• epigenetic;
  • embryo;
  • DNA remodeling;
  • preimplantation development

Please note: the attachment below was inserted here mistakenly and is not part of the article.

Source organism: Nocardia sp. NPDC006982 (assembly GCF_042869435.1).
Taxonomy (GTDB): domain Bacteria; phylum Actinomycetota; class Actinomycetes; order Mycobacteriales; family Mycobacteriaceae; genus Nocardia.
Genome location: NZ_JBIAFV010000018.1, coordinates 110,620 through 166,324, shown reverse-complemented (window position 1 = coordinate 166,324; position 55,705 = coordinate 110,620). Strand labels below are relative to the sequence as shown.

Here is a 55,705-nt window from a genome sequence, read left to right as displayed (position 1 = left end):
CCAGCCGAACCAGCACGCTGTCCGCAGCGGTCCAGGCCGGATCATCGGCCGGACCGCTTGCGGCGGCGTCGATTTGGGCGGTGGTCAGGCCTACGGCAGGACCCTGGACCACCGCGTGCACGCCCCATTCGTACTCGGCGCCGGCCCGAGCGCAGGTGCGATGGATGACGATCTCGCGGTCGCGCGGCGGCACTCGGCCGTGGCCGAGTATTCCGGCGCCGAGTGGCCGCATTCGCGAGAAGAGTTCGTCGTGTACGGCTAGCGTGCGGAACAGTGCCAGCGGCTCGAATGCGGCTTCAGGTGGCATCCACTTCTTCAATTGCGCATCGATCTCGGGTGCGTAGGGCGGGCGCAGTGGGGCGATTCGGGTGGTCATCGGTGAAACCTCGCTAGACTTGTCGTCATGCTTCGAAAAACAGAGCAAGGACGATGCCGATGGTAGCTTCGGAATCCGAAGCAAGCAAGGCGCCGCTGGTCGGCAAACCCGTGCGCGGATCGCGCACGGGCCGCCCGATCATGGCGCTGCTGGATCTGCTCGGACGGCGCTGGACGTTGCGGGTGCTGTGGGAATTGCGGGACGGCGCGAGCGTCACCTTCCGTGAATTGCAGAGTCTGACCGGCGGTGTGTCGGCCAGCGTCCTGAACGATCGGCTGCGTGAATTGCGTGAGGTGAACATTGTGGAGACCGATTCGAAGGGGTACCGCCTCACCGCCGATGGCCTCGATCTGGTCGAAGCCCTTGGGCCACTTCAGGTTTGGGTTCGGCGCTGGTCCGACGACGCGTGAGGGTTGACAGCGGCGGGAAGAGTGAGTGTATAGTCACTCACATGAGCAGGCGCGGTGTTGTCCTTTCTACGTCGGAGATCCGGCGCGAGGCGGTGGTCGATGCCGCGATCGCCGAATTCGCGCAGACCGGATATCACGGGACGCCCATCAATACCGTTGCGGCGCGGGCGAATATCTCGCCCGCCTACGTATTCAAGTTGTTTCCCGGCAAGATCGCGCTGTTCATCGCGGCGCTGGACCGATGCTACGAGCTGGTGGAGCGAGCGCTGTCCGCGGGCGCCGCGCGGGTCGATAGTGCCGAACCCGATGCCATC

Within the past few years, developmental scientists have switched their attention from the study of DNA sequencing to the epigenetic state of the genome. Studying epigenetics could present the key to understanding gene expression changes without altering the basic structure of DNA. For example, the blastocyst, trophectoderm, and inner cell mass grow within the same environment, having the same genome, but differentiate differently. Each stage of embryo development is characterized by a specific epigenetic pattern. These modifications give the embryos the ability to interact with the uterus. Gene expression profiles change dramatically, and chromatin remodeling allows for core histone elements to undergo significant modifications. In the past, epigenetic mechanisms were studied using less accurate technologies such as PCR techniques and gel electrophoresis. Today microarray, DNA analyzers, and other in silico approaches give us the capability to understand the epigenetic impact on differentiation and cell fate.